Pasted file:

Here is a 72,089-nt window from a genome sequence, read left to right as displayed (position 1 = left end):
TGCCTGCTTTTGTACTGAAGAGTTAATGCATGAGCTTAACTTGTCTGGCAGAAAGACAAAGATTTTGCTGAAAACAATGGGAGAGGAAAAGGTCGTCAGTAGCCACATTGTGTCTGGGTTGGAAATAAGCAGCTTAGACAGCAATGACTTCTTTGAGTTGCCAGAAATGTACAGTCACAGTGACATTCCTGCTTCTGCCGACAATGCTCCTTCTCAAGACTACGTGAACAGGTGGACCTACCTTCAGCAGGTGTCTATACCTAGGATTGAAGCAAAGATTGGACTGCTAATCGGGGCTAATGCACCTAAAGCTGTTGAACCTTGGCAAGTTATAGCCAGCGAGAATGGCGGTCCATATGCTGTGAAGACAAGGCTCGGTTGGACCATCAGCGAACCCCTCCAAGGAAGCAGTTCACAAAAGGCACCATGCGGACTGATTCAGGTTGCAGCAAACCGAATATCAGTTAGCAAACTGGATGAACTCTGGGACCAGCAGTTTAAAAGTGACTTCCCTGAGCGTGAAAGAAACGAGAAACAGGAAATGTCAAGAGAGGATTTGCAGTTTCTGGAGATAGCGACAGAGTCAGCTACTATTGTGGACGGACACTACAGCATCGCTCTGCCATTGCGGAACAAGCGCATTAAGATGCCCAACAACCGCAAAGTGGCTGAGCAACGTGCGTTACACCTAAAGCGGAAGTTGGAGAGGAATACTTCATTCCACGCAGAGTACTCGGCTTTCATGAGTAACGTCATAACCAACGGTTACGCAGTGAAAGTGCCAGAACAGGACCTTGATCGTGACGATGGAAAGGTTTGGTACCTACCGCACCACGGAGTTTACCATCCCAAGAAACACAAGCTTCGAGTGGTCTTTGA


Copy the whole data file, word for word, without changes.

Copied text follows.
Here is a 72,089-nt window from a genome sequence, read left to right as displayed (position 1 = left end):
TGCCTGCTTTTGTACTGAAGAGTTAATGCATGAGCTTAACTTGTCTGGCAGAAAGACAAAGATTTTGCTGAAAACAATGGGAGAGGAAAAGGTCGTCAGTAGCCACATTGTGTCTGGGTTGGAAATAAGCAGCTTAGACAGCAATGACTTCTTTGAGTTGCCAGAAATGTACAGTCACAGTGACATTCCTGCTTCTGCCGACAATGCTCCTTCTCAAGACTACGTGAACAGGTGGACCTACCTTCAGCAGGTGTCTATACCTAGGATTGAAGCAAAGATTGGACTGCTAATCGGGGCTAATGCACCTAAAGCTGTTGAACCTTGGCAAGTTATAGCCAGCGAGAATGGCGGTCCATATGCTGTGAAGACAAGGCTCGGTTGGACCATCAGCGAACCCCTCCAAGGAAGCAGTTCACAAAAGGCACCATGCGGACTGATTCAGGTTGCAGCAAACCGAATATCAGTTAGCAAACTGGATGAACTCTGGGACCAGCAGTTTAAAAGTGACTTCCCTGAGCGTGAAAGAAACGAGAAACAGGAAATGTCAAGAGAGGATTTGCAGTTTCTGGAGATAGCGACAGAGTCAGCTACTATTGTGGACGGACACTACAGCATCGCTCTGCCATTGCGGAACAAGCGCATTAAGATGCCCAACAACCGCAAAGTGGCTGAGCAACGTGCGTTACACCTAAAGCGGAAGTTGGAGAGGAATACTTCATTCCACGCAGAGTACTCGGCTTTCATGAGTAACGTCATAACCAACGGTTACGCAGTGAAAGTGCCAGAACAGGACCTTGATCGTGACGATGGAAAGGTTTGGTACCTACCGCACCACGGAGTTTACCATCCCAAGAAACACAAGCTTCGAGTGGTCTTTGA